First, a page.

The “Little Big Things”: For Patients With Ovarian Cancer, Factors Such as Wait Times and Parking Loom Large in Quality of Life

Oct 26, 2016

By Shira Klapper, Senior Writer/Editor

Over the past few decades, there has been a growing awareness that a patient’s cancer journey is not only a matter of quantitative metrics such as overall survival and time to progression; equally important are the emotional challenges patients may face in navigating an unfamiliar, complex health system—scheduling multiple appointments, accessing information on symptoms and side effects, and identifying the specific support staff who can help in emergency situations. Research shows that challenges in navigating this system can have a profound effect on patients’ quality of life.

A new study in the Journal of Oncology Practice (JOP) sought to find out more about the specific challenges patients face in trying to make sense of this system, focusing specifically on survivors of ovarian cancer. The study, “’Little Big Things’: A Qualitative Study of Ovarian Cancer Survivors and Their Experiences With the Health Care System,” published online ahead of print, September 6th, carried out focus groups with 16 survivors of ovarian cancer at Johns Hopkins Hospital. 

The study found that several factors contributed to patients’ positive experience: Treatment with a consistent provider, personal touch, and patient advocacy. The survivors emphasized that systems-based challenges, and not patient-provider interactions, were the greatest source of dissatisfaction. These challenges—described by one survivor as the “little big things”— included scheduling, wait times, pharmacy, transportation, parking, financial issues, insurance, and discharge.

Positive interactions with providers foster trust, optimism, and hope

The women who participated in the focus groups said that having a consistent provider with a strong knowledge of their medical history was an invaluable aspect of care. The participants also said that positive relationships with providers can be defined as intimate and collaborative, and inspire feelings of trust, optimism, and hope. Patients also spoke positively about instances when providers connected them to needed resources and other providers. A major negative theme that arose among participants was the feeling of not being able to get complete information about their medical situation or available resources, whether medical, psychological, or financial; this feeling reinforced patients’ belief that they were left on their own to access the care and resources they needed.

The study’s corresponding and senior author, Ana I. Tergas, MD, MPH, of Columbia Medical School, said the study reinforces findings from previous research.

“In a recent qualitative study, published by Frey, et al., addressing the goals of care of survivors of ovarian cancer, communication between patient and provider was consistently reported as an essential aspect of a patient’s experience. The findings of our study emphasize and expand on this concept by identifying the importance of communication beyond that of the doctor-patient relationship—communication must occur on multiple levels throughout the patient’s health care experience.”

Timing is everything

When it came to long wait-times and scheduling difficulties, participants agreed that these were some of the most challenging issues they encountered. While patients understood that providers had to reschedule at times, patients felt they should have been foretold about these contingencies from the start, so as to be better prepared psychologically.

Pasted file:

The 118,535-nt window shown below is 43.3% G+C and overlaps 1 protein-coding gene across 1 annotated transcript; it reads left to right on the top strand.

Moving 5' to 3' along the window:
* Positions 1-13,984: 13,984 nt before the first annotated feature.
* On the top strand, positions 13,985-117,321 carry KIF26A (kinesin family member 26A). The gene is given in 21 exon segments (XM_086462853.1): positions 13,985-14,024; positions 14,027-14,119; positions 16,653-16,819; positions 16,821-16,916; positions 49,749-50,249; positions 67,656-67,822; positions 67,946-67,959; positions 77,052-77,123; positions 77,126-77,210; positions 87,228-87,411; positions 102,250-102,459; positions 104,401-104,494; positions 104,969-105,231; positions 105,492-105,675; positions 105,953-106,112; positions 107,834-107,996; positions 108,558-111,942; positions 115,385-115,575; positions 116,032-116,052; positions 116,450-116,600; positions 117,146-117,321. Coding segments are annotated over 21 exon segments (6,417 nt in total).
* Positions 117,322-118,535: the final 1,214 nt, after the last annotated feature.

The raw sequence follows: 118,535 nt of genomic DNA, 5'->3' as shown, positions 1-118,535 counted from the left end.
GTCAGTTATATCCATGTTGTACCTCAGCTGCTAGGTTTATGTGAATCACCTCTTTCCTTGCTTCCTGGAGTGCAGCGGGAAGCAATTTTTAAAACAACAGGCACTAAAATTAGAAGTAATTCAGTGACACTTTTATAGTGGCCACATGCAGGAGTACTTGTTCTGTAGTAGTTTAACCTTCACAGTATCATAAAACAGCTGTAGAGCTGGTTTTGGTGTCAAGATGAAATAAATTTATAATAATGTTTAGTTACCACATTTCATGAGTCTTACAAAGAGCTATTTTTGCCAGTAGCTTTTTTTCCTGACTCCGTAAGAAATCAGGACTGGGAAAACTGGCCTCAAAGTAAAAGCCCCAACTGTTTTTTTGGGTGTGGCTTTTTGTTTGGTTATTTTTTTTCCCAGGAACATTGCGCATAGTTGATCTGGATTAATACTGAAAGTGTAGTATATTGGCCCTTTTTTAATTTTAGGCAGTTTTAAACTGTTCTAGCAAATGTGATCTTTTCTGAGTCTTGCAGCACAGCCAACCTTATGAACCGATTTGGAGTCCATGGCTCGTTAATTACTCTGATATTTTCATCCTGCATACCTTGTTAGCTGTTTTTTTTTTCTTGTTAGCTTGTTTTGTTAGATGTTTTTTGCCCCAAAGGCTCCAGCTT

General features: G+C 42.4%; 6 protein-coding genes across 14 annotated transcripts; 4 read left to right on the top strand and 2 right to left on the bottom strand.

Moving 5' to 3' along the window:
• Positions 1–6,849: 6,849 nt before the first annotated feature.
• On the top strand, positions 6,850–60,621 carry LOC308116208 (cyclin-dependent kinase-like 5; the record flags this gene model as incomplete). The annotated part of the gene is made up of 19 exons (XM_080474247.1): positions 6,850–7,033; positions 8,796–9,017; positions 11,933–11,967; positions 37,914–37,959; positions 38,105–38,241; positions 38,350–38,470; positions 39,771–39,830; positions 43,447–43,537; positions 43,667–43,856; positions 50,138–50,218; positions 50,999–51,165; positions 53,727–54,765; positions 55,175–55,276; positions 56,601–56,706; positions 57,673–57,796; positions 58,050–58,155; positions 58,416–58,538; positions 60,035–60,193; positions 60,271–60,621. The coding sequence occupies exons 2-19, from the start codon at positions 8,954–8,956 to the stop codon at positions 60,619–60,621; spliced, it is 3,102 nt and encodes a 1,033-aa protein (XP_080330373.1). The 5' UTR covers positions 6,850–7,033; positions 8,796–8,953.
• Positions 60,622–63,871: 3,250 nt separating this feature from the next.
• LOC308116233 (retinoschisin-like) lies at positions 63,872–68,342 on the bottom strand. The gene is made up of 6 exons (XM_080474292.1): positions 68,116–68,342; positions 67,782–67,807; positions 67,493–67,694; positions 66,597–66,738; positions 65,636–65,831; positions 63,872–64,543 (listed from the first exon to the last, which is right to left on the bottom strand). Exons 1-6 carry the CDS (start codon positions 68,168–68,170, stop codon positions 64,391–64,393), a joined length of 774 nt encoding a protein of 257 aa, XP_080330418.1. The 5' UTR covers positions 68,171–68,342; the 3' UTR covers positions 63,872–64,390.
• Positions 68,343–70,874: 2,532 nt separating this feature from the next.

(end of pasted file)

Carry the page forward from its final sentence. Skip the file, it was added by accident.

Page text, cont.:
Patients’ solutions: provide more written resources and assign care teams

To improve the patient experience, participants suggested that every patient should have a care team, comprised of nurses, financial and insurance personnel, social workers, and other staff. This staff—who would be familiar with the available physical, psychological, and logistical resources that patients need—could coordinate the various components of care, thus lessening patients’ burden. Participants also suggested that information about resources, as well as the names and phone numbers of the appropriate staff to call in different situations, could be compiled in a written list and distributed to patients.

Dr. Tergas said that while these solutions seem to be “common sense,” systems-based burdens on patients are commonly overlooked. However, she said, this study “provides a feasible road-map for addressing these burdens and improving patient satisfaction. The study was carried out with patients with advanced ovarian cancer, but presumably these issues would be similarly faced with any advanced cancer patient requiring multi-disciplinary care. The issues identified are not insurmountable and can begin to be addressed without undue burden on clinical practices.”

Ana I.Tergas, MD, MPH, is a clinical instructor in gynecologic oncology at Columbia Medical School.

Abstract of the original JOP article.

PDF of the original JOP article.

Roche KL, Angarita AM, Cristello A, et al. “Little big things”: A qualitative study of ovarian cancer survivors and their experiences with the health care system. J Oncol Pract. Epub Sep 6, 2016.

The Exclusive Coverage series on highlights selected research from JCO, JGO, and JOP, with additional perspective provided by the lead or corresponding author.

@ 2016 American Society of Clinical Oncology


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